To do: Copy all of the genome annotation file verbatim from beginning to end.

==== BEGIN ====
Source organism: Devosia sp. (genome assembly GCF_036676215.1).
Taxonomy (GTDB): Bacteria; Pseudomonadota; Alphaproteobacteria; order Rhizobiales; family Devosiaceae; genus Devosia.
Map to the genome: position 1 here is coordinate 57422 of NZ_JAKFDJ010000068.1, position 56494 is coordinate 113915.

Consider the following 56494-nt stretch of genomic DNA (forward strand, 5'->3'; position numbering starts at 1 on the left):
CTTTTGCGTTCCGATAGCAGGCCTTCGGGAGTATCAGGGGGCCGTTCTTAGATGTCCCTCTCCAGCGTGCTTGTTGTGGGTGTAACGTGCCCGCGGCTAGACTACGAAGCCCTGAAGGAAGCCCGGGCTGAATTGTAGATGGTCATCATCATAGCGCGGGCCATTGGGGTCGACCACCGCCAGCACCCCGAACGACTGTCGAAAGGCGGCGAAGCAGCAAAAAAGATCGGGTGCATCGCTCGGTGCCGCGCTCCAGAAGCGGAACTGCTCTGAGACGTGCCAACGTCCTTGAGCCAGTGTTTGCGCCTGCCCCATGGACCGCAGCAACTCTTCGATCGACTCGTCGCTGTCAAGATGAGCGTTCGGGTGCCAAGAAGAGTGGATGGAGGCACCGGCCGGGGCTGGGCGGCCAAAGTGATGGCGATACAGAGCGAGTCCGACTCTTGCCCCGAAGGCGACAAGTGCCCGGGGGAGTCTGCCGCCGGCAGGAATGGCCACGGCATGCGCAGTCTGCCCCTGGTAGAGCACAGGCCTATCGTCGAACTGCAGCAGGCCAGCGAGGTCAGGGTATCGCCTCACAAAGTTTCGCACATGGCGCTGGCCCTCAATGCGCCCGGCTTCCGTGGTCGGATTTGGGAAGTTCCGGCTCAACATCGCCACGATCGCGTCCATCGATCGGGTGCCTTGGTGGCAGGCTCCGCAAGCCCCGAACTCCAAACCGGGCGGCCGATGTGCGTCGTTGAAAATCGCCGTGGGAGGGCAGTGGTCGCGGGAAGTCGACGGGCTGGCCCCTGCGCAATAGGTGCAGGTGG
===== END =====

Source organism: Devosia sp. (genome assembly GCF_036676215.1).
Taxonomy (GTDB): Bacteria; Pseudomonadota; Alphaproteobacteria; order Rhizobiales; family Devosiaceae; genus Devosia.
Map to the genome: position 1 here is coordinate 57422 of NZ_JAKFDJ010000068.1, position 56494 is coordinate 113915.

Consider the following 56494-nt stretch of genomic DNA (forward strand, 5'->3'; position numbering starts at 1 on the left):
CTTTTGCGTTCCGATAGCAGGCCTTCGGGAGTATCAGGGGGCCGTTCTTAGATGTCCCTCTCCAGCGTGCTTGTTGTGGGTGTAACGTGCCCGCGGCTAGACTACGAAGCCCTGAAGGAAGCCCGGGCTGAATTGTAGATGGTCATCATCATAGCGCGGGCCATTGGGGTCGACCACCGCCAGCACCCCGAACGACTGTCGAAAGGCGGCGAAGCAGCAAAAAAGATCGGGTGCATCGCTCGGTGCCGCGCTCCAGAAGCGGAACTGCTCTGAGACGTGCCAACGTCCTTGAGCCAGTGTTTGCGCCTGCCCCATGGACCGCAGCAACTCTTCGATCGACTCGTCGCTGTCAAGATGAGCGTTCGGGTGCCAAGAAGAGTGGATGGAGGCACCGGCCGGGGCTGGGCGGCCAAAGTGATGGCGATACAGAGCGAGTCCGACTCTTGCCCCGAAGGCGACAAGTGCCCGGGGGAGTCTGCCGCCGGCAGGAATGGCCACGGCATGCGCAGTCTGCCCCTGGTAGAGCACAGGCCTATCGTCGAACTGCAGCAGGCCAGCGAGGTCAGGGTATCGCCTCACAAAGTTTCGCACATGGCGCTGGCCCTCAATGCGCCCGGCTTCCGTGGTCGGATTTGGGAAGTTCCGGCTCAACATCGCCACGATCGCGTCCATCGATCGGGTGCCTTGGTGGCAGGCTCCGCAAGCCCCGAACTCCAAACCGGGCGGCCGATGTGCGTCGTTGAAAATCGCCGTGGGAGGGCAGTGGTCGCGGGAAGTCGACGGGCTGGCCCCTGCGCAATAGGTGCAGGTGG